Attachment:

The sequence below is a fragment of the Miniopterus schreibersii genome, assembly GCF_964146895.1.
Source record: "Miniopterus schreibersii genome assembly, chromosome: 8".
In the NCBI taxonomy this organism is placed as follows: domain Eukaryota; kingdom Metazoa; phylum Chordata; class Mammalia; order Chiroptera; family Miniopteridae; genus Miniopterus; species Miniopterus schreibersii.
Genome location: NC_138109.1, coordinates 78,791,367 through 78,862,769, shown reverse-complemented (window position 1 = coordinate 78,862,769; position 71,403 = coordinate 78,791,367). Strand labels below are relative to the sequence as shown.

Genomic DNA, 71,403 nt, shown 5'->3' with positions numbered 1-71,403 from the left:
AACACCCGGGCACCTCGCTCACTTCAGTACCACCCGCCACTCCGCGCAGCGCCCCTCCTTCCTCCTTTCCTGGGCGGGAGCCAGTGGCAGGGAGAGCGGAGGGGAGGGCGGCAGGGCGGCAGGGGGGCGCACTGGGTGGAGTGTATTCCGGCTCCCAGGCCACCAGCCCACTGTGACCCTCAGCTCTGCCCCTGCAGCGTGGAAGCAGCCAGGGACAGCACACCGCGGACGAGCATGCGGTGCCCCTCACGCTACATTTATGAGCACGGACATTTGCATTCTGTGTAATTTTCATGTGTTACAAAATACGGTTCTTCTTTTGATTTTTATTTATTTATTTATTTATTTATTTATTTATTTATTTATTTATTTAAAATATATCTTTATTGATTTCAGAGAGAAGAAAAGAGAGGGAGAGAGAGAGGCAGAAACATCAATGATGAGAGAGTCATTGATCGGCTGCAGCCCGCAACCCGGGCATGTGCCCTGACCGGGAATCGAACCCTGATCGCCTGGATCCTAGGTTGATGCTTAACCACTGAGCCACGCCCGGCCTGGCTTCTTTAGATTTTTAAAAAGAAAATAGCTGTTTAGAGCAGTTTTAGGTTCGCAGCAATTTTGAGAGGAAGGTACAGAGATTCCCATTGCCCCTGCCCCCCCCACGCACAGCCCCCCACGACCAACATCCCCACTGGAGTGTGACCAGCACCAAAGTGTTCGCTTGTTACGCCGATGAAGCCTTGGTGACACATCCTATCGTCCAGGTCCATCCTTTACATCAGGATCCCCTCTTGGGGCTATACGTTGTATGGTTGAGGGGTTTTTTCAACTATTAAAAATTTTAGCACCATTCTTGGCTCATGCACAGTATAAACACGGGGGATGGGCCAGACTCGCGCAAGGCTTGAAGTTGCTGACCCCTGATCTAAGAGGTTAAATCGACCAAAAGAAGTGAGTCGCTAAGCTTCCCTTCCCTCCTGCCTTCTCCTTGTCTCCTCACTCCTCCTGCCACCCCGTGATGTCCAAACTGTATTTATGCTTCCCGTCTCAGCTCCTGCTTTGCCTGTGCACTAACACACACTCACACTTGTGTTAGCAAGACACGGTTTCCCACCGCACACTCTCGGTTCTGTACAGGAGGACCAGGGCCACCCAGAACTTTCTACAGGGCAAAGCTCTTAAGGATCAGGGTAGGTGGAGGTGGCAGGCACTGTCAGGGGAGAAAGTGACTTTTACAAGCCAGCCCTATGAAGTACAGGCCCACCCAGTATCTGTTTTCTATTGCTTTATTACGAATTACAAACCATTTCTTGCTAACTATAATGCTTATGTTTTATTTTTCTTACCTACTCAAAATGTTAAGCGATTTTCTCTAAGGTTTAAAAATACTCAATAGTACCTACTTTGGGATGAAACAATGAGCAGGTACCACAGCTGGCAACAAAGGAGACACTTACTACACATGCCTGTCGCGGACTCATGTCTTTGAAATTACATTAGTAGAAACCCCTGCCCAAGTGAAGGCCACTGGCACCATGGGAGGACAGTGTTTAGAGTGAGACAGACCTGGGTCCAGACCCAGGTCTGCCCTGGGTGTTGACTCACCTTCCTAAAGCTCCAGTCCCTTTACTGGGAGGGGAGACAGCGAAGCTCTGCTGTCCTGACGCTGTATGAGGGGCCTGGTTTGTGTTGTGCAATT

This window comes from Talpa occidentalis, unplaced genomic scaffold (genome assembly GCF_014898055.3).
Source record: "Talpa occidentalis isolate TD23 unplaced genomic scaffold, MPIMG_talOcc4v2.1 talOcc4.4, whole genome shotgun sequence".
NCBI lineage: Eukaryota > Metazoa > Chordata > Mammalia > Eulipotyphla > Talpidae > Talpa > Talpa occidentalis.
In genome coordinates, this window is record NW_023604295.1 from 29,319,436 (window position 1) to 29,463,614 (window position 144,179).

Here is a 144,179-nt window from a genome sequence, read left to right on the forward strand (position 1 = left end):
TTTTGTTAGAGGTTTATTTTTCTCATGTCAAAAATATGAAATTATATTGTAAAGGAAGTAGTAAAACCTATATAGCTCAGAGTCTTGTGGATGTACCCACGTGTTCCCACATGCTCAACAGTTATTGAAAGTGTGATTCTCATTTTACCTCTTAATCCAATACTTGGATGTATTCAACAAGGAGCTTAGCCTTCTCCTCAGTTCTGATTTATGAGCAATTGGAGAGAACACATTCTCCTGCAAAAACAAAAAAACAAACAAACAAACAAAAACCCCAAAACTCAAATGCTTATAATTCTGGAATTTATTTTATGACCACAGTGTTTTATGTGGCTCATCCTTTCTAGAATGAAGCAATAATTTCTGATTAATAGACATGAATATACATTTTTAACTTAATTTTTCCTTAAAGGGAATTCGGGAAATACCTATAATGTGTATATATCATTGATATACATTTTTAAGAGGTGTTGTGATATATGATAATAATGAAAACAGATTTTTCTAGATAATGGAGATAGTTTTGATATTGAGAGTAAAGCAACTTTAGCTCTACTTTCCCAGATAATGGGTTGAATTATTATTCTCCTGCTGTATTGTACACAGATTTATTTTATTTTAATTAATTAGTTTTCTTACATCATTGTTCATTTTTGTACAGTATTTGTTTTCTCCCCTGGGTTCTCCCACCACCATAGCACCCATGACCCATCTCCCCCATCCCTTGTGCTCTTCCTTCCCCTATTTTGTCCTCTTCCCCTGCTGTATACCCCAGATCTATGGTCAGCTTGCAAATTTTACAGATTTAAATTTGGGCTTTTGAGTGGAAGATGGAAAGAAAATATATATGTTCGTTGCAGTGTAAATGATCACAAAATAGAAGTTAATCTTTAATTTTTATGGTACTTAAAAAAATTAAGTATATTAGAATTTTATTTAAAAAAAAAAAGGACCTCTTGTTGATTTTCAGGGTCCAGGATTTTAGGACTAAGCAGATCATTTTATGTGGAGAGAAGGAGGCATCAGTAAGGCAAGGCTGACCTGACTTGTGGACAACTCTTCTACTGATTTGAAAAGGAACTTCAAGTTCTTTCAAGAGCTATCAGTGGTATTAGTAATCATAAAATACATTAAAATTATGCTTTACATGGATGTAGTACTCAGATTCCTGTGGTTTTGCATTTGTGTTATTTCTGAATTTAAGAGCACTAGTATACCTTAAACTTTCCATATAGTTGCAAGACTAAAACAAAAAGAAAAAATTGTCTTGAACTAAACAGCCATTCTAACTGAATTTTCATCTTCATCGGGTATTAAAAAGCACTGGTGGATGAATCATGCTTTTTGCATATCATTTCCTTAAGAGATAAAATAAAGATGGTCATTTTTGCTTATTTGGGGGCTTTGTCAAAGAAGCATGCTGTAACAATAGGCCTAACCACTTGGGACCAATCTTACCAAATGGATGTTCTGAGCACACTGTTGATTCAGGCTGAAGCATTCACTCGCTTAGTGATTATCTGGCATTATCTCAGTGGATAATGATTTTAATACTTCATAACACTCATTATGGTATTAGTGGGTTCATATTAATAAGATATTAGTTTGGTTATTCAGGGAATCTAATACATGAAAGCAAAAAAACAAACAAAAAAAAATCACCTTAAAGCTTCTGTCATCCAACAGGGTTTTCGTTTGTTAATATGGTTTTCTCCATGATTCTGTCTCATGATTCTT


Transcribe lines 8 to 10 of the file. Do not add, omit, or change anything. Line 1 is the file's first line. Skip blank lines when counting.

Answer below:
Source record: "Talpa occidentalis isolate TD23 unplaced genomic scaffold, MPIMG_talOcc4v2.1 talOcc4.4, whole genome shotgun sequence".
NCBI lineage: Eukaryota > Metazoa > Chordata > Mammalia > Eulipotyphla > Talpidae > Talpa > Talpa occidentalis.
In genome coordinates, this window is record NW_023604295.1 from 29,319,436 (window position 1) to 29,463,614 (window position 144,179).